Thursday, April 24, 2014

in the guise of superstition


The world's trying to tell you something. Whether it's by coincidence, "that's weird, you're the third person to mention candied turnips today!" or something more dramatic like a broken shoelace which results in a missed traffic light, a passed accident en route to your destination--with a "that could've been me" exhale, superseding the mercy of timing.

Superstition in a so-called rational person's mind may rely more on reinforcement, than morbid mysticism, but it exists for everyone. Whether it's minding the idea that boasts could lead to failure, or avoiding that odd number at the gas pump, we must brace ourselves for the specks that divert our attention. We sweep or bury them. Before we're buried by consequences of actions we neglect.

I myself, have been missing texts by people I probably have no business talking to. The texts finally reaching my phone when I power it off and on again. Who are these people? I guess this is the question I'm supposed to ask myself--according to my phone and the complex network of satellites and towers connected to it--it's hilarious when people get angry about a slight delay in communication.

Instant gratification: people pay good money for it. Shorter lines, carpool lanes, high-speed everything. Even Tinder takes the middleman of dating out of the equation of the love/sex exchange. Who needs candlelight anything (aside from the occasional seance participant) when you've got women who swear by being equal in the lust game? We too are visualists. We too are not monogamous by default. Have we come too far to treat our mating habits like those of less sentient lemurs? According to the emphasis on folly in most romantic comedies, the answer is no.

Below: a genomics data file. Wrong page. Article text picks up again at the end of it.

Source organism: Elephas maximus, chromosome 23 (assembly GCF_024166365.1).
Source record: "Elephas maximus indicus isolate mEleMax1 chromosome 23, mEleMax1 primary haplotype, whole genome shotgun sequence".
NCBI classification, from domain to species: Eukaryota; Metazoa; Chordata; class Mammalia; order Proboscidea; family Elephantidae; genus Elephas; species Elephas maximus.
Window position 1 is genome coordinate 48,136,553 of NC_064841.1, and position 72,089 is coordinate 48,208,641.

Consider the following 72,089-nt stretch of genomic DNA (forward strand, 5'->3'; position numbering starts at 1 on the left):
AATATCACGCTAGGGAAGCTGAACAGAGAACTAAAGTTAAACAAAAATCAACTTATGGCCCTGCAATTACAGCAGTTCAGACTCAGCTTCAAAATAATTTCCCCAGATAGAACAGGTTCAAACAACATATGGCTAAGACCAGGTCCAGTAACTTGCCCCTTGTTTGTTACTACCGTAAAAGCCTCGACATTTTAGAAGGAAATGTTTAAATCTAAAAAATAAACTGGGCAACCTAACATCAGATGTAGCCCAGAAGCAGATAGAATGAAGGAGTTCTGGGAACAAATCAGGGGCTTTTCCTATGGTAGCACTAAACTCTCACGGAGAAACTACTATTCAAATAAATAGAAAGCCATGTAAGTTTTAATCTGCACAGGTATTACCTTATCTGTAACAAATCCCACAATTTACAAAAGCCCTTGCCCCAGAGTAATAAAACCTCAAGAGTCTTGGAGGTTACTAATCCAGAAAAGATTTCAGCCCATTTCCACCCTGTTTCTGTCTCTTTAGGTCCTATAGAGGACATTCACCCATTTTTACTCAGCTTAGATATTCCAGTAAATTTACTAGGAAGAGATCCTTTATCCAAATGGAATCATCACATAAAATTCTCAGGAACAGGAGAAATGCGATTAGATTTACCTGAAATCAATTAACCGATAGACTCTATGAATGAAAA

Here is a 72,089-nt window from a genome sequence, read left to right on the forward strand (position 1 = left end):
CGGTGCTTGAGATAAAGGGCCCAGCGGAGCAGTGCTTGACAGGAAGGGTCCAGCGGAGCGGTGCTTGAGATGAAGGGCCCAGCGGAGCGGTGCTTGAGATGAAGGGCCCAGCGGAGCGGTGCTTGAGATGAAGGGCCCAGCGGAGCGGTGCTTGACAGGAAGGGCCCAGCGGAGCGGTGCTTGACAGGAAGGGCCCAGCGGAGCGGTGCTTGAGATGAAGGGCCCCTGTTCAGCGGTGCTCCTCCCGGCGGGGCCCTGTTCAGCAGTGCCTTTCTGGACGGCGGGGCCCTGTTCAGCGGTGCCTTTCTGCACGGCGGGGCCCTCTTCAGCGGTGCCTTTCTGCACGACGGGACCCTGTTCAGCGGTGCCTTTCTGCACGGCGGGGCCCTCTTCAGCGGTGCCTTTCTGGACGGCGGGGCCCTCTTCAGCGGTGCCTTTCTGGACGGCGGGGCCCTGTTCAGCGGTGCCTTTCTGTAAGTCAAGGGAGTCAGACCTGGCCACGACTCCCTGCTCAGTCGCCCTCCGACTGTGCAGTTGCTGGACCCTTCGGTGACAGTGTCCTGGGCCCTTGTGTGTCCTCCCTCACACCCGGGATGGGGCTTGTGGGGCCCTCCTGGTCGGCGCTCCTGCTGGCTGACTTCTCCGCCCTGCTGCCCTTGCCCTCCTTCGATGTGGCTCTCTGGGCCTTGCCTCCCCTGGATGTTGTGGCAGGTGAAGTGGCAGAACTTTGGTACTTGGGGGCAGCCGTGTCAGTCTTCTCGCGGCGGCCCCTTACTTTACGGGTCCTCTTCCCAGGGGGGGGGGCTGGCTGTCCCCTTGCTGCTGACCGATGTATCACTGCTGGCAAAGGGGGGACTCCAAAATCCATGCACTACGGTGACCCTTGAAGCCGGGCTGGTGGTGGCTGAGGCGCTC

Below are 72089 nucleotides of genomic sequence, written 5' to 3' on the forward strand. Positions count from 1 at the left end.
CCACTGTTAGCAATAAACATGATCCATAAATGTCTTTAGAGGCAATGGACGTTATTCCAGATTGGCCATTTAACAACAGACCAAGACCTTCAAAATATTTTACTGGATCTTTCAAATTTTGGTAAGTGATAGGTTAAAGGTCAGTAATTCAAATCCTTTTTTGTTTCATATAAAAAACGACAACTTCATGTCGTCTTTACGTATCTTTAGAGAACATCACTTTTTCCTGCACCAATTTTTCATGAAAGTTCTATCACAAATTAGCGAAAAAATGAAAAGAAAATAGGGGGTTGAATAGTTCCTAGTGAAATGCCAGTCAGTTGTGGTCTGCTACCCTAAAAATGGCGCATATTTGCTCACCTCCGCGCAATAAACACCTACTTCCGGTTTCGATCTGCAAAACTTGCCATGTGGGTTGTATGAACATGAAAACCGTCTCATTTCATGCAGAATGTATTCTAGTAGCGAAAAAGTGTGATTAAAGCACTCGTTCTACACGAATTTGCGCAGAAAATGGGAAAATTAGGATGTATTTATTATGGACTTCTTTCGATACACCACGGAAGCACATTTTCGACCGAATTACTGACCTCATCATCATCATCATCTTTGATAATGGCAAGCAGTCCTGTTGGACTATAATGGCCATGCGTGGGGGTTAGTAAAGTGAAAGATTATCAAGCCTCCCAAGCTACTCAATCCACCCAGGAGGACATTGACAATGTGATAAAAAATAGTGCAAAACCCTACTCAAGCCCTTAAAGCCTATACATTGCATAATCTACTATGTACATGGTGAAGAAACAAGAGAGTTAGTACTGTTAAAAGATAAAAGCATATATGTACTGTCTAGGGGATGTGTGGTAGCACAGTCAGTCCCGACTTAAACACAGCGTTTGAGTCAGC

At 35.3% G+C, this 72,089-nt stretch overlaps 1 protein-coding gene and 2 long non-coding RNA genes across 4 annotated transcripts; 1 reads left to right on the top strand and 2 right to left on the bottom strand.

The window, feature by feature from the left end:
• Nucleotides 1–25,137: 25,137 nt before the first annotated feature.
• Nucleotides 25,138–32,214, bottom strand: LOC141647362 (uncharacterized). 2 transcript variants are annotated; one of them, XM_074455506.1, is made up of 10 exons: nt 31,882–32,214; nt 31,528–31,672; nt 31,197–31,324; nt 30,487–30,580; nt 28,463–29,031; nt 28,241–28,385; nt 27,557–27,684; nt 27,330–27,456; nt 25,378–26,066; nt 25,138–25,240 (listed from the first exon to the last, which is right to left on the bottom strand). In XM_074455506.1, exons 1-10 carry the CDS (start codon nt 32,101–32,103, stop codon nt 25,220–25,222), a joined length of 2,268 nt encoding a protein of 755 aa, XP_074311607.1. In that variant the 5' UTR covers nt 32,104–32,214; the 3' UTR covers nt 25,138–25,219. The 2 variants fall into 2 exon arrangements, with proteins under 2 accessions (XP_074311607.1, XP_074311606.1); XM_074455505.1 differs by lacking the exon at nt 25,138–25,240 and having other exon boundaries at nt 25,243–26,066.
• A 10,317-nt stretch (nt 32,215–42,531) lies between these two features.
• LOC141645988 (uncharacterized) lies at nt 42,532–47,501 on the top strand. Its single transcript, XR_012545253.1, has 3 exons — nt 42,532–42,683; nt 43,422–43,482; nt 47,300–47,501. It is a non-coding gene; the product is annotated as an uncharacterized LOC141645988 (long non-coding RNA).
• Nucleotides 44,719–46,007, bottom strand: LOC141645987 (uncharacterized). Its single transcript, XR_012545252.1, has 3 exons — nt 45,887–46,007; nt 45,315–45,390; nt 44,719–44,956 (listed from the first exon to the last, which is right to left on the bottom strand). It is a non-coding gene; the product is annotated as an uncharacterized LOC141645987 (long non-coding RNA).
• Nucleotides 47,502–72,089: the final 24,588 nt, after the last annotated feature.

But confusion spikes progress. We will never not be confused. We crave the challenge. We create chaos it if it's not there, to feel alive when complacency follows routine.

Once my mother, on the way to a live-music type Barbeque on a Memphis riverside, would not stop complaining about her meddling friend. I, who pride myself on giving great advice (because I know everything obviously) tried, with many failed attempts, to arm her with practical solutions. "Stop talking to the lady--tell her how you feel," I said, but my mother ignored the advice like a broke relative on payday. Finally, when I told her I was fed up with her wall of impenetrable problems, she looked at me, while driving, and with half-mocking look in her eyes said, "Haven't you ever thought I might LIKE to complain?"

And just like that, I was the dumb one sitting in the passenger seat. My mother, without missing a beat, continued to complain about her meddling friend for the rest of the drive, but by then all I could do was nod, alert with affirmation; interchanging seemingly dismissive quips like "Yes, that's terrible" with "That lady has problems," and for the first time in my life I felt an adult connection to the lady.

My mother could be one of the great complainers of our time and how would I know, since I'm obviously a shittier emotional listener than I could have ever imagined. But to this day, I try to recognize others like her, who complain for: sport, to vent, to socialize.

Without chaos, how do we explore our possibilities for advancement? We side-step ruts by which we have become accustomed. We set boundaries in the guise of superstition. Make rules for ourselves when there are no actual rules to keep us in check. Where would we be without our morning coffee? Ears perked at the fourth mention of Yatzee in an eight-hour day and then it's night again. We fall asleep and do it all over again until we die.

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